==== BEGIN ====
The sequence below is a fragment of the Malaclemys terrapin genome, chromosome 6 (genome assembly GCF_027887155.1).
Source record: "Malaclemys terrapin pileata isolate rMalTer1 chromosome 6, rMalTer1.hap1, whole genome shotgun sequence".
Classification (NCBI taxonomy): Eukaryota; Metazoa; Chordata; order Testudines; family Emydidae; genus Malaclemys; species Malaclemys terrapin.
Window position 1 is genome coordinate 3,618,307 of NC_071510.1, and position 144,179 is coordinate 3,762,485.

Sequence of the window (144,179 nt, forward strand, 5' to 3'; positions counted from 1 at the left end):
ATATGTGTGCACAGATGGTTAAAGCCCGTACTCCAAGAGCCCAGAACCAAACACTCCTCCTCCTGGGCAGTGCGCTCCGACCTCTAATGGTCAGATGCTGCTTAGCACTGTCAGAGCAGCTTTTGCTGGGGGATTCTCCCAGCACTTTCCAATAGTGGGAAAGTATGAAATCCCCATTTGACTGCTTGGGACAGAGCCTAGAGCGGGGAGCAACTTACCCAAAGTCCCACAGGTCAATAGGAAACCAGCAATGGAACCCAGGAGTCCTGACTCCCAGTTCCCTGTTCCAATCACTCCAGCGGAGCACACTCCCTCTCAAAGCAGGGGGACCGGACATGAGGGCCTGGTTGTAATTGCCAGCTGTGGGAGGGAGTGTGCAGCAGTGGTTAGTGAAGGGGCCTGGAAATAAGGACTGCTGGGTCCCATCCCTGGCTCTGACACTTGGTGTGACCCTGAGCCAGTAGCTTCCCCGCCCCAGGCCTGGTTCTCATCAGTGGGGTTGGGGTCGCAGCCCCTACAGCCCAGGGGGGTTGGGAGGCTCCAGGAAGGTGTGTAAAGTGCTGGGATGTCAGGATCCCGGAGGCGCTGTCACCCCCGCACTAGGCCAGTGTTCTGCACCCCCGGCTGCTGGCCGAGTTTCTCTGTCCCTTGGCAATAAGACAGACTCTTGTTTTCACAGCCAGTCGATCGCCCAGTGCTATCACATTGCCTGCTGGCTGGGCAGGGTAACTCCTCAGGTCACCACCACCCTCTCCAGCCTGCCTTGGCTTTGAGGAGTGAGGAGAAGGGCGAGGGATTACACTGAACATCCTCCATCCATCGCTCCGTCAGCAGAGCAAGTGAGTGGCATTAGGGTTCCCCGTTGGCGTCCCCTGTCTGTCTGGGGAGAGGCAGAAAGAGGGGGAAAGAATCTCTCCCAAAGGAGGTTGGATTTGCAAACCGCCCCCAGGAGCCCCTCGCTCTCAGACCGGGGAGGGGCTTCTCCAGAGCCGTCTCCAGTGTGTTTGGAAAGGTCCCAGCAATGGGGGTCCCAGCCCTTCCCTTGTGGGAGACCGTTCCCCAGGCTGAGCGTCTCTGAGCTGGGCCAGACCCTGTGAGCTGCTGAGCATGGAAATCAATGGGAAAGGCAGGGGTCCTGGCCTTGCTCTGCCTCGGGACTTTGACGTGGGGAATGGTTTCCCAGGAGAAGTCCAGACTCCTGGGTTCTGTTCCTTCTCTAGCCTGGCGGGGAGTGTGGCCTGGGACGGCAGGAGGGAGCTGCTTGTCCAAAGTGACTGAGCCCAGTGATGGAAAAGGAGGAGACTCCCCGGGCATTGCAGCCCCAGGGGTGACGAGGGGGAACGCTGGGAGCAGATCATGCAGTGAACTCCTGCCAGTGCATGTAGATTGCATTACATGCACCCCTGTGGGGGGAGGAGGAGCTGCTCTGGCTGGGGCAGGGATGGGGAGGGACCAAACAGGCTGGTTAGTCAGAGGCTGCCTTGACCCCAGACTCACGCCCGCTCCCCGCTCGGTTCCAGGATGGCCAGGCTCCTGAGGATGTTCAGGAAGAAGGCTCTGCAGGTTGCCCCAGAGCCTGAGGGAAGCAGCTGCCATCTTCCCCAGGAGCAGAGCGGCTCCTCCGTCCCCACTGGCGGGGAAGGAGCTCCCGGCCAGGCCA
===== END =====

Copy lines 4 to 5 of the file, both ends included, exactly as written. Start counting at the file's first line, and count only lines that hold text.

Window position 1 is genome coordinate 3,618,307 of NC_071510.1, and position 144,179 is coordinate 3,762,485.

Sequence of the window (144,179 nt, forward strand, 5' to 3'; positions counted from 1 at the left end):